It’s a Set Up

June 2, 2020
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“It’s people that look like me that are dying, not these white anarchist people fucking shit up just so they can fuck shit up.”

—Noah Crow-Saba


It’s a setup.

Things have been poised to explode and the black community has been set up for the fall. Again.

A masked white man with a hammer strolling along a sidewalk smashing windows in Minneapolis.

A white arsonist photographed in Nashville trying to burn down the historic courthouse.

White nationalists infiltrating peaceful protests in Lancaster.

A white kid vandalizing a police vehicle in Pittsburgh.

A professional Caucasian agitator destroying a street corner in D.C.

Pallets of bricks conveniently left for black protesters in front of a courthouse in Dallas or at Second Avenue and St. Mark’s Place in Manhattan.

It doesn’t matter whether it’s alt-right terrorists or entitled millennial Marxists or saboteurs taking direction from a troll farm in Saint Petersburg. The first are racists hellbent on destroying black communities. The second are thugs who borrow victimhood from communities with real suffering, who distort, pervert, and toxify what was never theirs to begin with. The third is a foreign government violating us once more in an attempt to get us to kill one another.

Time will tell who is behind this. It doesn’t matter right now. What matters right now is who will pay.

Guess who always pays? Guess who has to fight everyone else on the way to the real battle for survival?

The black protesters filming white thugs destroying storefronts and screaming for them to stop. Pleading with white vandals to stop spray-painting, stop defacing cop cars, stop lighting stores on fire. Grabbing a professional saboteur to turn him over to the cops, almost getting pulled into the fray themselves. They are literally shouting for the violence to stop . . . to whites . . . in the middle of demonstrations over the killing of a black man.

Because they know the cost.

They know that what we will see emerge from the relentless crush of 24-7 coverage is footage of black rioters. Young black men on the streets acting out their rage in unacceptable ways. Blacks looting.

I get it. No one can make you pick up a brick. No one can make you join in.

But remember this: In a time of excruciating pain after the black community was told again and again that they didn’t kneel right or march right, that the venue was wrong or the timing was wrong, that their fear and frustration didn’t make for good political strategy, when they were at a breaking point after generations of injustice and 8 minutes and 46 seconds of “I can’t breathe”. . .

. . . that outsiders showed up to hijack their grieving and their protest and literally brought tools of destruction, started mayhem, and instigated violence with cops.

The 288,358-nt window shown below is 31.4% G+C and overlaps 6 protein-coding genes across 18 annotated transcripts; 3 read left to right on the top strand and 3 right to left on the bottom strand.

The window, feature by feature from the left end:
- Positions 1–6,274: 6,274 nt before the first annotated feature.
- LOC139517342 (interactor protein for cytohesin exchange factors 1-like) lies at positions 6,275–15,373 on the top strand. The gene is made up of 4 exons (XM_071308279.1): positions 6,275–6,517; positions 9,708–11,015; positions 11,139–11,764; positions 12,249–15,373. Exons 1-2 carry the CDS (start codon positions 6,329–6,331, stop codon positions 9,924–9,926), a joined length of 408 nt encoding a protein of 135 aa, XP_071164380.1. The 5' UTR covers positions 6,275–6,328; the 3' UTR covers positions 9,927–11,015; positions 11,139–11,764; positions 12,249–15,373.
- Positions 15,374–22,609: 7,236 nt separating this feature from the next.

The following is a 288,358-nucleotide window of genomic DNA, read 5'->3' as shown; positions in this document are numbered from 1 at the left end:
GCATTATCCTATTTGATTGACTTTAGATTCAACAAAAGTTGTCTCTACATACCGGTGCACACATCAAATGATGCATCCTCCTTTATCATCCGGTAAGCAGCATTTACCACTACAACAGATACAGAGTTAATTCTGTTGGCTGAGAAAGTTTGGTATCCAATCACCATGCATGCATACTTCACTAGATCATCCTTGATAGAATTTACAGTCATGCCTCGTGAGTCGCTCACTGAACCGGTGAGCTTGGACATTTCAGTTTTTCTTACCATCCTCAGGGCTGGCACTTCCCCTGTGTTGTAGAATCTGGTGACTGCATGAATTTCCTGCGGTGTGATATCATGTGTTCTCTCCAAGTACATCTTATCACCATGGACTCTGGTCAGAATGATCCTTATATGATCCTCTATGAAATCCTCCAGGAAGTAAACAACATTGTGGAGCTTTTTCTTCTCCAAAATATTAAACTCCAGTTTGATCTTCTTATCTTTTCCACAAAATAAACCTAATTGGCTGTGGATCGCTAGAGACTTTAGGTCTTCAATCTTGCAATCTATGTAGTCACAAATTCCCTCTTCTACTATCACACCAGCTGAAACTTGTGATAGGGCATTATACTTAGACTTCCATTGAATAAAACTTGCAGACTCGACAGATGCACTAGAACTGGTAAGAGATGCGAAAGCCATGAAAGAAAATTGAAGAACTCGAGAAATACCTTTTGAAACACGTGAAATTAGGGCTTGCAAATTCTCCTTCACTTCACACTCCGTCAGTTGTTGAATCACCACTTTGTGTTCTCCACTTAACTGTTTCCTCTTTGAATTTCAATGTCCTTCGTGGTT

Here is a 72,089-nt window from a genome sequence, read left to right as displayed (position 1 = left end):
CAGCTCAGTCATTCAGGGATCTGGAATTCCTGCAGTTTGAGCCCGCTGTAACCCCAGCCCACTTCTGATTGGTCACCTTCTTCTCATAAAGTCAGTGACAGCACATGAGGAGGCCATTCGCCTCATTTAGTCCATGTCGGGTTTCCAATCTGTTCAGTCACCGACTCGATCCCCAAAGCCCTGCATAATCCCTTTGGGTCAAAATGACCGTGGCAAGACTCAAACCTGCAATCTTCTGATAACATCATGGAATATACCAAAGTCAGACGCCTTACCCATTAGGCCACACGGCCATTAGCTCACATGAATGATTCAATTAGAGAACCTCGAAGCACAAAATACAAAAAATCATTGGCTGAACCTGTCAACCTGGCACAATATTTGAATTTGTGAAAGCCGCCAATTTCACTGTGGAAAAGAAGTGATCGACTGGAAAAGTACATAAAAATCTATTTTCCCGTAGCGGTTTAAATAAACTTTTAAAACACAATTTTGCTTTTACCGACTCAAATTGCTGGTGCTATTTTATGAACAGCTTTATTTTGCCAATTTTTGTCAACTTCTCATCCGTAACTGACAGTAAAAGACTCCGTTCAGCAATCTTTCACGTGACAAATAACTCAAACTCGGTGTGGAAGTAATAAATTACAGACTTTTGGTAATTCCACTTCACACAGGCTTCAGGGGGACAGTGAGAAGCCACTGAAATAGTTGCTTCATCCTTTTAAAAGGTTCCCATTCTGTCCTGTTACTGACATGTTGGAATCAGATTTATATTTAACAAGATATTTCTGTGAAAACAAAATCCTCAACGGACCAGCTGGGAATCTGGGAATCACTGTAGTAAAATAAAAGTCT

Amid all this chaos, the most valuable thing we can decide now is where we put our attention.

Do we listen to Mayor Keisha Lance Bottoms? Do we listen to the black police chiefs, business owners, reverends, community organizers, mothers and fathers and brothers and sisters and sons and daughters who are the overwhelming majority of protesters making clear that they are not anarchists, not agents of chaos, not looters and rioters? That they embody the same American values that we do because they are just as American as we are?

Or do we let the media attention, political attention, our attention go where it always does? And use that as an excuse, once again, to not listen to what our fellow citizens are trying to tell us?

This will come down like hell on black communities. They are the canaries in the coal mine of American tragedies. When things devolve and polarize, black Americans pay the price first, and most often. Their voices get shut down. Their voting booths go away. Their children get killed.

They will pay in ways we can’t imagine. In courts and in jails and in morgues and in smoldering neighborhoods.

The least we can do is pay attention.

Don’t be fooled.

Don’t look away.

It’s a setup.

Gregg Hurwitz

Gregg Hurwitz is the New York Times #1 internationally bestselling author of 21 thrillers including the ORPHAN X series. His novels have won numerous literary awards and have been published in 32 languages. Additionally, he’s written screenplays and television scripts for many of the major studios and networks, comics for DC and Marvel, and political and culture pieces for the Wall Street Journal, the Guardian, and others. Gregg lives with his two Rhodesian ridgebacks in Los Angeles, where he continues to play soccer, frequently injuring himself.